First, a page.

Meewella | Critic

According to P

Tag: Emile Mosseri

QuickView: Minari (2020)

Minari poster

“You go ahead and do what you want. Even if I fail, I have to finish what I started.”


Lee Isaac Chung’s semi-autobiographical film about a Korean immigrant family setting up a farm in Arkansas is light on plot and heavy on character interaction, with the success of the farm itself less important than the fate of the family. The initial tension comes from Jacob’s decision to uproot a stable but stagnant life in California for risk that provides the possibility of growth and, although our initial impression of his wife Monica is unsupportive, the film is unusually even-handed in its portrayal of the couple. The arrival of grandmother Soonja seems like it will provide a one-note antagonistic presence, but she turns out to Minari‘s most multifaceted and fascinating character, portrayed expertly by Korean cinema veteran Yuh-Jung Youn as she shifts between childishly churlish and deeply caring. Steven Yeun, best known from The Walking Dead, is a nominal lead but this is really an ensemble cast, with the entire family being nuanced and fleshed out with sufficient screen time save for the daughter. Aside from half the dialogue being in Korean, there is little racial or cultural focus to Minari ⁠— perhaps its most universal immigrant experience is that the parents remain isolated, struggling to form deep relationships outside of the family unit, despite this particular Arkansas community being welcoming. As an amalgamation of Chung’s childhood memories, Minari may not show us anything particularly new but, in depicting the quiet struggle of industrious immigrants, it is both beautiful and timely in an environment of backlash to immigration.


QuickView: Kajillionaire (2020)

Kajillionaire poster

“Most people want to be Kajillionaires. That’s the dream. That’s how they get you hooked. Hooked on sugar. Hooked on caffeine.”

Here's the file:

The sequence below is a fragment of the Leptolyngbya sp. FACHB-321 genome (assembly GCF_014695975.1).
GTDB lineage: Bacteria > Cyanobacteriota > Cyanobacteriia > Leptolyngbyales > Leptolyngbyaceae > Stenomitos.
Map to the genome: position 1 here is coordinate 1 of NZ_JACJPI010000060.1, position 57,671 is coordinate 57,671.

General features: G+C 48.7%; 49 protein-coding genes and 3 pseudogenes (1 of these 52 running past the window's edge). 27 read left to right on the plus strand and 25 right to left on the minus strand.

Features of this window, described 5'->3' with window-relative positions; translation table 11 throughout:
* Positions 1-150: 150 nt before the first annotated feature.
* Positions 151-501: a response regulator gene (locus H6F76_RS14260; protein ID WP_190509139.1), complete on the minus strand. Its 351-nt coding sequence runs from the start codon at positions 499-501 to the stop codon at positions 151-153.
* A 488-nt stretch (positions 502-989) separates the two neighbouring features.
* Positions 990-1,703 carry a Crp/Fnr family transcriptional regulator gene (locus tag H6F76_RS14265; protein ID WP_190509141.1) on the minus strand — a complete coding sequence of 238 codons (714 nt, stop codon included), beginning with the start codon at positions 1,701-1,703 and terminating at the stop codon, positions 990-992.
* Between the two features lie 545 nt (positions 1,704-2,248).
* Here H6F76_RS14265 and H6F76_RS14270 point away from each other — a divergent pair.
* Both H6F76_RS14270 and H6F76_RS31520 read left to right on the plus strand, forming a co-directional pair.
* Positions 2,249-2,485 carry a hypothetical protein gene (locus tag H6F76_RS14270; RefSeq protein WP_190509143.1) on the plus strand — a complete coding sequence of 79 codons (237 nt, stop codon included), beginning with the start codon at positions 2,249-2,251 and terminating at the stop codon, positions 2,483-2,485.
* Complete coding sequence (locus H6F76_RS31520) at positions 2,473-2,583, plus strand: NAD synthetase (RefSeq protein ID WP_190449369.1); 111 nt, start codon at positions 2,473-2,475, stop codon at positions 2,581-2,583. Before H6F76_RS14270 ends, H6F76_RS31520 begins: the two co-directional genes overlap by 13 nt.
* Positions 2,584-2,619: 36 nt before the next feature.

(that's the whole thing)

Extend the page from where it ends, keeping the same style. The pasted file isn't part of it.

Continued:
Miranda July’s offbeat fables feature oddball characters brushing against the harshness of the normal world, but with enough warmth and brightness to maintain a comedic atmosphere. Kajillionaire‘s focus is Old Dolio, a tragic figure in her mid-twenties, neglected by her petty criminal parents so that she is uncomfortable with human connection or affection, much as she craves it. Evan Rachel Woods appears strikingly like a young Jason Mewes, from her hair and wardrobe to a wiry physical performance as she contorts herself to avoid the gaze of cameras and people. The film is slow to make its intentions apparent, with her parents’ decision to bring an outsider into the team first suggesting a jealous rivalry, though gradually we see that it forces Old Dolio to reckon with her own familial relationship. A memorable scene features the group acting out regular family life in a stranger’s home, which July plays for light comedy whilst also also making us aware that this easy charade is unfamiliar to Old Dolio and painful to pretend. Kajillionaire meanders a little too much but a strong closing scene provides a pleasing resolution.


"A film is a petrified fountain of thought."

(CC) BY-NC 2003-2023 Priyan Meewella

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